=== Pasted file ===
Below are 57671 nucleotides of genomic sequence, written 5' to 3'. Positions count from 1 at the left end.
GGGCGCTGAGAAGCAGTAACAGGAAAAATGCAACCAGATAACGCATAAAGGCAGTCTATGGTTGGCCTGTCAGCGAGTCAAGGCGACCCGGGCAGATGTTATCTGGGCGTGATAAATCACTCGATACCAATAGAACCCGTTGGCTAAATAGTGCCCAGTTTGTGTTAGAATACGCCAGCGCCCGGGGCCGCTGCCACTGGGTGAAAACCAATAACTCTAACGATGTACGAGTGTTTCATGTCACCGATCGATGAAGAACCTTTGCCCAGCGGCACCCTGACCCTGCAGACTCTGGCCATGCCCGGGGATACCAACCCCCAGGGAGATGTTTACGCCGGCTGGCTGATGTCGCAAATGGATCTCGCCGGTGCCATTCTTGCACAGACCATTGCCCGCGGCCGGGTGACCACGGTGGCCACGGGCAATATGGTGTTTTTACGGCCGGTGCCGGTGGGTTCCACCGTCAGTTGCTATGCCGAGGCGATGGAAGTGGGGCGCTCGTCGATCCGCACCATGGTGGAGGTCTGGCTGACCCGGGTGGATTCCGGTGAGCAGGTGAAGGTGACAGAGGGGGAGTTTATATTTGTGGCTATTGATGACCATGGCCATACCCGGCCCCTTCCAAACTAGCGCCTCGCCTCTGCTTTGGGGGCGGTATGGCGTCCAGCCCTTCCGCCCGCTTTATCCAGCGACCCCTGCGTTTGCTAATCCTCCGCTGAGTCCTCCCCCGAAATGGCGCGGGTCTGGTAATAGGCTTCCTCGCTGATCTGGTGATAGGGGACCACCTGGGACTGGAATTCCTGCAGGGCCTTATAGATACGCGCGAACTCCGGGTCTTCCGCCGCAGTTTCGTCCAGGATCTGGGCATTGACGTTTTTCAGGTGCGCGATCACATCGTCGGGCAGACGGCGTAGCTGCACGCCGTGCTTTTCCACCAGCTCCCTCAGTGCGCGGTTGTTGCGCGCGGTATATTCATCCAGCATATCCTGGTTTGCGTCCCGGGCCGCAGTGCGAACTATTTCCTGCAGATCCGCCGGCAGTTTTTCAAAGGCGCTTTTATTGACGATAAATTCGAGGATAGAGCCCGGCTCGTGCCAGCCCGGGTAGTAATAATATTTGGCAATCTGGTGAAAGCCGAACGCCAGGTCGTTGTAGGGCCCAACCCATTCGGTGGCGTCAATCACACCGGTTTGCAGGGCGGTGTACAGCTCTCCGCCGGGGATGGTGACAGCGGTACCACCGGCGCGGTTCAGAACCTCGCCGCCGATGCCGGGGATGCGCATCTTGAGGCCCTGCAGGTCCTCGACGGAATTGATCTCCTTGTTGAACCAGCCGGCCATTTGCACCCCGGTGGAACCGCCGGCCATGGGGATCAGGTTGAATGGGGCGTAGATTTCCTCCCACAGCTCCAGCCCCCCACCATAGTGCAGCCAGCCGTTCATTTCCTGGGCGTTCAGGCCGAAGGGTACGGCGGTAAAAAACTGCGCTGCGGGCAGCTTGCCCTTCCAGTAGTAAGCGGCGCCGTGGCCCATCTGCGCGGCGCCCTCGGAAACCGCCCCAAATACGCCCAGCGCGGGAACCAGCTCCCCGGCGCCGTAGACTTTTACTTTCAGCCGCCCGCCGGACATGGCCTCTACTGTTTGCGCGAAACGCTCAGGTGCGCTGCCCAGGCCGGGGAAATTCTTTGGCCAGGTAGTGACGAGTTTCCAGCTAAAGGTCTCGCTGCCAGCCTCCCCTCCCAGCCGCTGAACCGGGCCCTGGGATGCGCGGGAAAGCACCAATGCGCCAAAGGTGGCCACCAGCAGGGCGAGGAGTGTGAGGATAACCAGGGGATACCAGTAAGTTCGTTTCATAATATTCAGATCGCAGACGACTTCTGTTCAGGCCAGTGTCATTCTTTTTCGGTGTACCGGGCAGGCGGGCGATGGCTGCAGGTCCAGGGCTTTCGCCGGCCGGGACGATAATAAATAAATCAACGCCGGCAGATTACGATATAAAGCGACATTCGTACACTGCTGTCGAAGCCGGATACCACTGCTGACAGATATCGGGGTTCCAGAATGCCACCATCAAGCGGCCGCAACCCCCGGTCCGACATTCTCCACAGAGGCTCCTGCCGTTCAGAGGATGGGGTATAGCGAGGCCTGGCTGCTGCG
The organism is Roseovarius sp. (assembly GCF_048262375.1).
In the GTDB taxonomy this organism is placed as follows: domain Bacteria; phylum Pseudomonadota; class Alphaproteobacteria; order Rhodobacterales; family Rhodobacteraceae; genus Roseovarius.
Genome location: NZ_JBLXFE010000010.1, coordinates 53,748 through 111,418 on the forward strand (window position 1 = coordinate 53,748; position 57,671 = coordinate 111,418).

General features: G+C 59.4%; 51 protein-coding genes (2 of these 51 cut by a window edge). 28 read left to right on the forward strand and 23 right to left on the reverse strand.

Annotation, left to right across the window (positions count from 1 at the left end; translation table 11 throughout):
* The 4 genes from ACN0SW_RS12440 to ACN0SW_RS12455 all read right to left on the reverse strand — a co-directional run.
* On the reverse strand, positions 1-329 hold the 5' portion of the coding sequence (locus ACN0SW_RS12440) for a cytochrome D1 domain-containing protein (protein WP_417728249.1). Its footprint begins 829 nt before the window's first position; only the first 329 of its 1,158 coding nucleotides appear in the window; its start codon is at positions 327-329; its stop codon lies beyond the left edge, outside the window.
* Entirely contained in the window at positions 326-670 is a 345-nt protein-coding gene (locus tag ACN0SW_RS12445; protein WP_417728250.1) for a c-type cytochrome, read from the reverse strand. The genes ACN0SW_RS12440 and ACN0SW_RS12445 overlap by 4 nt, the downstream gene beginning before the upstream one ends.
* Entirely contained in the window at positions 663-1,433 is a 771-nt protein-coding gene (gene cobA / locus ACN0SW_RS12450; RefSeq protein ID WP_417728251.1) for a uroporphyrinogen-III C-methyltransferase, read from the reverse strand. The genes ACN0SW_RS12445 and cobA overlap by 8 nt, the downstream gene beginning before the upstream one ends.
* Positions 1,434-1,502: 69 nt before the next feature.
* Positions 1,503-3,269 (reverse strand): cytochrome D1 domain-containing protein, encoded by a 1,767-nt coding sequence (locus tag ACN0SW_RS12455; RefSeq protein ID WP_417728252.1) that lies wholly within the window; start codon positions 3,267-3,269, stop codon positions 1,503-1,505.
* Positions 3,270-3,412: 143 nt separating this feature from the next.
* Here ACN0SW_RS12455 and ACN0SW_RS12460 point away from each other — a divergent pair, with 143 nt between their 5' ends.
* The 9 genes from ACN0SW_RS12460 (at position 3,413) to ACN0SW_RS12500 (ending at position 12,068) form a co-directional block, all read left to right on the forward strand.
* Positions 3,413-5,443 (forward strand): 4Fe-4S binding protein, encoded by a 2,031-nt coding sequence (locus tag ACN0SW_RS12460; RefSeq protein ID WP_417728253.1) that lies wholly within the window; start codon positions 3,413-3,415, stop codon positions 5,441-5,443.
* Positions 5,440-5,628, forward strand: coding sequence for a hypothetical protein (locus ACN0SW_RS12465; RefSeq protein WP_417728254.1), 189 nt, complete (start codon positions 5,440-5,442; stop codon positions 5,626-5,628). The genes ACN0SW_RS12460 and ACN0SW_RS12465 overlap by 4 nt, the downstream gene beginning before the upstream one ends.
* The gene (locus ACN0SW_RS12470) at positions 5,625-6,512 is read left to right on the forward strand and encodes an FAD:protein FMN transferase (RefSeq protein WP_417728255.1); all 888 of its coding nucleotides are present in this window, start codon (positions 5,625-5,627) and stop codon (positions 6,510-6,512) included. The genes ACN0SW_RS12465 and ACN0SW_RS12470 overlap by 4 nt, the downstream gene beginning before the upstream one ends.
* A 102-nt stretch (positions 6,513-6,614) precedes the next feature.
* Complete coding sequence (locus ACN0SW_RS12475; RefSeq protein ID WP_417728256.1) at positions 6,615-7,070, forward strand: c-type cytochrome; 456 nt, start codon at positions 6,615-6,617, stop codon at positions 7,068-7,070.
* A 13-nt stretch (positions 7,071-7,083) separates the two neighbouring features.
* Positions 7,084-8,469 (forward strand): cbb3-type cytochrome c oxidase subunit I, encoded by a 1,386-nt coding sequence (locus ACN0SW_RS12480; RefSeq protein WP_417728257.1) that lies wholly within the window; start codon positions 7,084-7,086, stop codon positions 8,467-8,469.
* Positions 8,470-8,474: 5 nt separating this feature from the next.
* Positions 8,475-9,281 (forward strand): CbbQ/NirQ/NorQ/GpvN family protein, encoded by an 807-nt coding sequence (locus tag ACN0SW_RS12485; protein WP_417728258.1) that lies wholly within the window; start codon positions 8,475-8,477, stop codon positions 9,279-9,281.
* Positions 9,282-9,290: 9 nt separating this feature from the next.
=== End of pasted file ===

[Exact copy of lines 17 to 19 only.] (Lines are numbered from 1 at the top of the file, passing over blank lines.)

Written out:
* Positions 3,413-5,443 (forward strand): 4Fe-4S binding protein, encoded by a 2,031-nt coding sequence (locus tag ACN0SW_RS12460; RefSeq protein ID WP_417728253.1) that lies wholly within the window; start codon positions 3,413-3,415, stop codon positions 5,441-5,443.
* Positions 5,440-5,628, forward strand: coding sequence for a hypothetical protein (locus ACN0SW_RS12465; RefSeq protein WP_417728254.1), 189 nt, complete (start codon positions 5,440-5,442; stop codon positions 5,626-5,628). The genes ACN0SW_RS12460 and ACN0SW_RS12465 overlap by 4 nt, the downstream gene beginning before the upstream one ends.
* The gene (locus ACN0SW_RS12470) at positions 5,625-6,512 is read left to right on the forward strand and encodes an FAD:protein FMN transferase (RefSeq protein WP_417728255.1); all 888 of its coding nucleotides are present in this window, start codon (positions 5,625-5,627) and stop codon (positions 6,510-6,512) included. The genes ACN0SW_RS12465 and ACN0SW_RS12470 overlap by 4 nt, the downstream gene beginning before the upstream one ends.